For those less understanding and appreciative of the nuances of progressive rock, the overarching theme covered on the Neal Morse Band’s new album, The Similitude Of A Dream, might generate unsympathetic snorts of derision. It is, after all, a double concept album with the expansive lyrics referencing John Bunyan’s 1678 tale of Christian redemption, The Pilgrim’s Progress. Covering such a novel, which would appear to be an obvious choice for a band requiring a ready-made tale to fit around their music, was however something that Neal Morse was unexpectedly reticent about.
“I just wasn’t sure if it was what we should do next, or if we should do some big concept album,” he admits. “Somebody sent me a suggestion that I do a concept album based on Pilgrims Progress, which I had never read. I guess that’s because I am now known as the concept album guy, which is funny because in Spock’s Beard, we avoided doing any concept albums until the very end. The book itself is an old Christian book, it’s pretty confronting and frankly some of it is a little corny. But last December, I awoke with music playing in my head. I went to the piano at five in the morning and began to work on these ideas that I was having. I just had this sense that I needed a direction and I didn’t know what I wanted to say. The idea of the Pilgrim’s Progress had kept in my mind and I was in an experimental mode, so I just Googled notes for that book. In January, the band got together to write, I presented all of that stuff to them and none of us were really sure that it was what we wanted to do. In fact, I kind of didn’t want to do it. But as we worked on the music, it just seemed like it was the direction that it all wanted to go. After we began to work on it though, it became obvious that was where we were heading and we just put our full hearts into it.”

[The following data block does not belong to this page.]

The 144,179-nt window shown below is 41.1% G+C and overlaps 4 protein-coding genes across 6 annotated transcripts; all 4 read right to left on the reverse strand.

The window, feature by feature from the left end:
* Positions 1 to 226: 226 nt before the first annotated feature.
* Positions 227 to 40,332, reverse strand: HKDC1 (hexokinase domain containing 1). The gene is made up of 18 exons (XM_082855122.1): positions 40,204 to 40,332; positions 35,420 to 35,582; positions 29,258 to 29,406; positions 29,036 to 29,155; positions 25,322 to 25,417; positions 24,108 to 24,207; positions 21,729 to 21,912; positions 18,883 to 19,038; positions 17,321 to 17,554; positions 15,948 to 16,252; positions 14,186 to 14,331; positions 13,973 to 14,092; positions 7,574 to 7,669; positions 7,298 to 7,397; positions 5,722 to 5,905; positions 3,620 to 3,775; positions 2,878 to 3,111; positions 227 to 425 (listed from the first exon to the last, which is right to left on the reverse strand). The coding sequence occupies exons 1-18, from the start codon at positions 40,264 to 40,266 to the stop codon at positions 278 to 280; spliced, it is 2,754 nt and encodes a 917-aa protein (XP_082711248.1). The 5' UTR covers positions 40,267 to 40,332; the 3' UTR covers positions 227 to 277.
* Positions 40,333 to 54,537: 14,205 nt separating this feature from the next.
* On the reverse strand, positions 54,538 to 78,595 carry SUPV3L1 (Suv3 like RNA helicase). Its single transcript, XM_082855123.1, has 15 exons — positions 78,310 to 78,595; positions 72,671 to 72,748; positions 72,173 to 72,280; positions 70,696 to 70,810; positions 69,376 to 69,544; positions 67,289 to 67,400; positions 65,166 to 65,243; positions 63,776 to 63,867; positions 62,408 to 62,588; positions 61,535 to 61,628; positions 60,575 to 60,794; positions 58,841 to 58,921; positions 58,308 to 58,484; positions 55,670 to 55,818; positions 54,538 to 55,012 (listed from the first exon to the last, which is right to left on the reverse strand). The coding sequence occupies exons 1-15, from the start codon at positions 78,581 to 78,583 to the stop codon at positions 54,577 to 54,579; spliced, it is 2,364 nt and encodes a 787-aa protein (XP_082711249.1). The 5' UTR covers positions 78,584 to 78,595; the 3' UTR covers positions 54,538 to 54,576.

Morse’s ability to awake at five in the morning with a mind full of musical themes is a rare one. His Transatlantic colleague Pete Trewavas once described him as a “walking blinking song sheet who has a fresh idea every single moment of the day”. It’s something Morse doesn’t take for granted, adding, “I’m not blasé about it and I’m in a constant sense of wonder about it. I’m just really thankful and I consider it all to be a gift from God.”
The Neal Morse Band’s drummer, Mike Portnoy, is predictably less reticent about praising Morse’s ability to quickly write consistently elegant music.
“He’s incredible and I have never seen anyone like that, and that’s why I have always said that I hold him in such high regard as a songwriter,” he effuses. “I honestly put him in the same category as Pete Townshend or Lennon and McCartney. There are some people who are just natural conduits for songs and Neal is one of those people. He’s just so prolific and it isn’t something that has to be forced. He’s not the sort of person who has to sit down and think, ‘Okay, I have to write a song today,’ and struggles to do it. He’s the sort of person where it’s just constantly flowing through his head 24⁄7. And it’s not even like it is always three-minute pop ditties, as in Neal’s case, he will come up with a 20-minute prog epic in his sleep. I mean, I’ve never worked with anyone like that and that makes it great when we all sit down together.
“I’m more of a collaborator in terms of my input whereas Neal is a definitely a songwriter, so when we come together as a band, there’s so much for us all to work with.”
With so much material for the band to shape, it wouldn’t be unreasonable to think that recording an album would be a relatively effortless experience. Yet halfway through the process, Morse and Portnoy were involved in
a heated exchange that threatened the album. That disagreement, which led to both storming out of the studio, centred on the drummer’s reticence to begin work on a second disc once the first had been completed. From Morse’s perspective, he perceived Portnoy’s concerns to be a reluctance to risk doubling the length of the album if the material wasn’t of the highest standard.
“I’m telling you this because it is an important part of the album’s story, as there was a real struggle when we were making the album,” he confides. “Mike really wanted it to be a single disc. I didn’t mind it being a single disc, but we had 45 minutes of music that I felt was really good and that was the outline of what would become disc one. We were only 20 or 30 pages into the book. So I was thinking that if we were really going to explore this story and bring it to fruition, I knew that it was going to have to be a double. Otherwise, how are we going to wrap this thing up in another 20 minutes? Anyway, on the Sunday, we got up to where Breath Of Angels is and Mike was kind of wanting to wrap it up. He and I really came to an impasse – we were both unhappy and we both really kind of quit.